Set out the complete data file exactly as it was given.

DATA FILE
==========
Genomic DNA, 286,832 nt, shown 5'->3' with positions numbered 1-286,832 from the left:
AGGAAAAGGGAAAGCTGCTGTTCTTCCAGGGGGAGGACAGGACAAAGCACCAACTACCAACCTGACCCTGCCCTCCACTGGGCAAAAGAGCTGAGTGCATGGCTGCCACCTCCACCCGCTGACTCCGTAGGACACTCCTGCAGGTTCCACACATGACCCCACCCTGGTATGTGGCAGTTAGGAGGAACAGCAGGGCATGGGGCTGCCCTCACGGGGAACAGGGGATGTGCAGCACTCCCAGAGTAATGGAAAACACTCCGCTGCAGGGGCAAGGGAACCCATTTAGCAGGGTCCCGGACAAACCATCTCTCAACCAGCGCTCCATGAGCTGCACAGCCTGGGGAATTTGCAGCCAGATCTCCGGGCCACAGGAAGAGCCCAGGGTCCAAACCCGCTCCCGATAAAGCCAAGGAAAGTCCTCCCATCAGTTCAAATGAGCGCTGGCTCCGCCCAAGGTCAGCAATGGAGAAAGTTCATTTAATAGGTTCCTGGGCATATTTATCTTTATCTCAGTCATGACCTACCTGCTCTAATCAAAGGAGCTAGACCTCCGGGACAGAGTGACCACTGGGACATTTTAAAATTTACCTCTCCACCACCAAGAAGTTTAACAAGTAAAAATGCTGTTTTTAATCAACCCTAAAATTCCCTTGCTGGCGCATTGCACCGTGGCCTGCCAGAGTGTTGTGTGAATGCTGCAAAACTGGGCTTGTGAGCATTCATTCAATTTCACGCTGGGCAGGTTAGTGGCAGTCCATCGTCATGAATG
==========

Genomic DNA, 286,832 nt, shown 5'->3' with positions numbered 1-286,832 from the left:
AGGAAAAGGGAAAGCTGCTGTTCTTCCAGGGGGAGGACAGGACAAAGCACCAACTACCAACCTGACCCTGCCCTCCACTGGGCAAAAGAGCTGAGTGCATGGCTGCCACCTCCACCCGCTGACTCCGTAGGACACTCCTGCAGGTTCCACACATGACCCCACCCTGGTATGTGGCAGTTAGGAGGAACAGCAGGGCATGGGGCTGCCCTCACGGGGAACAGGGGATGTGCAGCACTCCCAGAGTAATGGAAAACACTCCGCTGCAGGGGCAAGGGAACCCATTTAGCAGGGTCCCGGACAAACCATCTCTCAACCAGCGCTCCATGAGCTGCACAGCCTGGGGAATTTGCAGCCAGATCTCCGGGCCACAGGAAGAGCCCAGGGTCCAAACCCGCTCCCGATAAAGCCAAGGAAAGTCCTCCCATCAGTTCAAATGAGCGCTGGCTCCGCCCAAGGTCAGCAATGGAGAAAGTTCATTTAATAGGTTCCTGGGCATATTTATCTTTATCTCAGTCATGACCTACCTGCTCTAATCAAAGGAGCTAGACCTCCGGGACAGAGTGACCACTGGGACATTTTAAAATTTACCTCTCCACCACCAAGAAGTTTAACAAGTAAAAATGCTGTTTTTAATCAACCCTAAAATTCCCTTGCTGGCGCATTGCACCGTGGCCTGCCAGAGTGTTGTGTGAATGCTGCAAAACTGGGCTTGTGAGCATTCATTCAATTTCACGCTGGGCAGGTTAGTGGCAGTCCATCGTCATGAATG